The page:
posted on Feb, 15 2009 @ 12:38 AM
When the only source of information is the person in question, expect there to be some serious spin to their story.
For example, I led a team on the project to construct much of the hardware in the new Estonian Cyber-defense system implemented a year ago.
I could spin my story to claim that I and I alone saved Estonia from economic destruction at the hands of Russian electronic attacks. How would anyone
stop me without giving away details of the project that aren't to be given out? Hence, it would be an undeniable story.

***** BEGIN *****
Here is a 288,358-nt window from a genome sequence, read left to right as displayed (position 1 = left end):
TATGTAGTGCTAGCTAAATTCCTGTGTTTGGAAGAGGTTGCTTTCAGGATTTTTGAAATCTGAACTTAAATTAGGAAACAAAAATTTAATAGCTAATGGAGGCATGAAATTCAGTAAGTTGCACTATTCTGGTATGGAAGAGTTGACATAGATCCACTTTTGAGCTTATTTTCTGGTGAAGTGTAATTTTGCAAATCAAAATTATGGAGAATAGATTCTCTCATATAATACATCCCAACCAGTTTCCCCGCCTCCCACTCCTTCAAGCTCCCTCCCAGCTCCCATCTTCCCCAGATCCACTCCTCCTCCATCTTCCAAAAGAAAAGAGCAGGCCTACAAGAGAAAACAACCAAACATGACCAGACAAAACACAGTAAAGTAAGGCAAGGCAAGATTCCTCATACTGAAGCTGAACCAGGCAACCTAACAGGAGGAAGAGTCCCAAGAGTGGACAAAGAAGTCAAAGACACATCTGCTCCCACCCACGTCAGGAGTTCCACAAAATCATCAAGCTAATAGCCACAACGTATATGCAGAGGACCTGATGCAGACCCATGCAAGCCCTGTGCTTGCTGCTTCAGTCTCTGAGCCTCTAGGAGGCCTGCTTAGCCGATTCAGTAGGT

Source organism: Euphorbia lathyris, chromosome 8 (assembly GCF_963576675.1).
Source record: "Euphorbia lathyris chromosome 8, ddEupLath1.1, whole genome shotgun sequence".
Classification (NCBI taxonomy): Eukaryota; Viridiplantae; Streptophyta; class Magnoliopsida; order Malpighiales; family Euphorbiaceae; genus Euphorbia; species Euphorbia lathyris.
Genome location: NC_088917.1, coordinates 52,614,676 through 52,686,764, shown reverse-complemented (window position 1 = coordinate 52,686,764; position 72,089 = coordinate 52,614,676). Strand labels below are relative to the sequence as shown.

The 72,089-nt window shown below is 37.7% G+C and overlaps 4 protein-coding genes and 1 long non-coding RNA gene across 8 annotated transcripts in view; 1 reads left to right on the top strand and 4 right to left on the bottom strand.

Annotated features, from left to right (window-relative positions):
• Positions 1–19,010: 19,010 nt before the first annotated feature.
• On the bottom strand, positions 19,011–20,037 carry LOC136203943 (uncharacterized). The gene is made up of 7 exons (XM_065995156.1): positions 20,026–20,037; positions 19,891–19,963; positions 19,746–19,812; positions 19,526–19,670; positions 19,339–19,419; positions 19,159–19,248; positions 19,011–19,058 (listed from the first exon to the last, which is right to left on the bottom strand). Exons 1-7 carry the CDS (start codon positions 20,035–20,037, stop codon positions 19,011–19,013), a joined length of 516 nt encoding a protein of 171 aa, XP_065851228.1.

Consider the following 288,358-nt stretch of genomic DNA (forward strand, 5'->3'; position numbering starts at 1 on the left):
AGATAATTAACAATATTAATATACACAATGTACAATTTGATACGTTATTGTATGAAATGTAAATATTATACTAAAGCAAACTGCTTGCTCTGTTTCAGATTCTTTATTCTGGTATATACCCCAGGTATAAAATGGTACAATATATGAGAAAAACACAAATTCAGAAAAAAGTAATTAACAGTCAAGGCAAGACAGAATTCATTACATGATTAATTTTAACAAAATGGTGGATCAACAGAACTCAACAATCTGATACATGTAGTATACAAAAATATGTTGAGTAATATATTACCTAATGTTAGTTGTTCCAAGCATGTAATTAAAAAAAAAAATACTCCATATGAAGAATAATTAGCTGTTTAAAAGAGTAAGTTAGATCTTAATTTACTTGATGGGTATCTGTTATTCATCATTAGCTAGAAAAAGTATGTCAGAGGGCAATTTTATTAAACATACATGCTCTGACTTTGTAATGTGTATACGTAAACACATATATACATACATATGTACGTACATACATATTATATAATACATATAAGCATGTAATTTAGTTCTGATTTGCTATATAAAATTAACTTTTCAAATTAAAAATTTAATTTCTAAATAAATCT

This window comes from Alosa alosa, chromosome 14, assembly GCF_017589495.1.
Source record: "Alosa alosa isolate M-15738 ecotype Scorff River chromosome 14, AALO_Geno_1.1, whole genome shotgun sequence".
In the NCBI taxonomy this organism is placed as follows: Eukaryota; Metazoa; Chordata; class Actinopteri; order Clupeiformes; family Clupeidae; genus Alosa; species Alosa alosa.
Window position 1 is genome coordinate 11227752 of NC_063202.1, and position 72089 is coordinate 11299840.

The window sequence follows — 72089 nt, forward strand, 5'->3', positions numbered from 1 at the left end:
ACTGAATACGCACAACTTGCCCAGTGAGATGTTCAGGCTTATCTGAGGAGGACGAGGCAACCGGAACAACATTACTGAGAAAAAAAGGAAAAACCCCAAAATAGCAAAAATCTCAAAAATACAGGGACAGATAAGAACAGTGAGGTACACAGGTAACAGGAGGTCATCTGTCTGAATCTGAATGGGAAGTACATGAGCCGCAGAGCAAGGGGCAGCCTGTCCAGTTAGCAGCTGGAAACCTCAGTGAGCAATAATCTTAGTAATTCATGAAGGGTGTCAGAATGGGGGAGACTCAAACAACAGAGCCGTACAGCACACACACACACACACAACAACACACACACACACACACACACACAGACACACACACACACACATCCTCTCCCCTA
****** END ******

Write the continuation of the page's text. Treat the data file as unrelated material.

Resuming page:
... but I have certain morals that prevent me from lying like that.
What really happened is I was simply a technician who proved himself to be an effective leader, and was assigned a team... or rather my original
co-workers became my employees.
Stories can be spun so many ways.
Am I proud of what I did for the project? Heck yes. Should I be? Absolutely.
But I have one thing that differs from so many others... the morals that prevent me from taking credit for the work of others.
I may have been in charge of my team, but it was the team in the end that made it possible.
This Wolf Messing fellow clearly takes credit for things he simply wasn't involved with.
I know the trend, you meet someone famous in passing, you pretend the meeting meant something more, then you invent dialogue that never happened, and
a fake relationship is invented between you and the person in question.
It's called delusion of grandeur.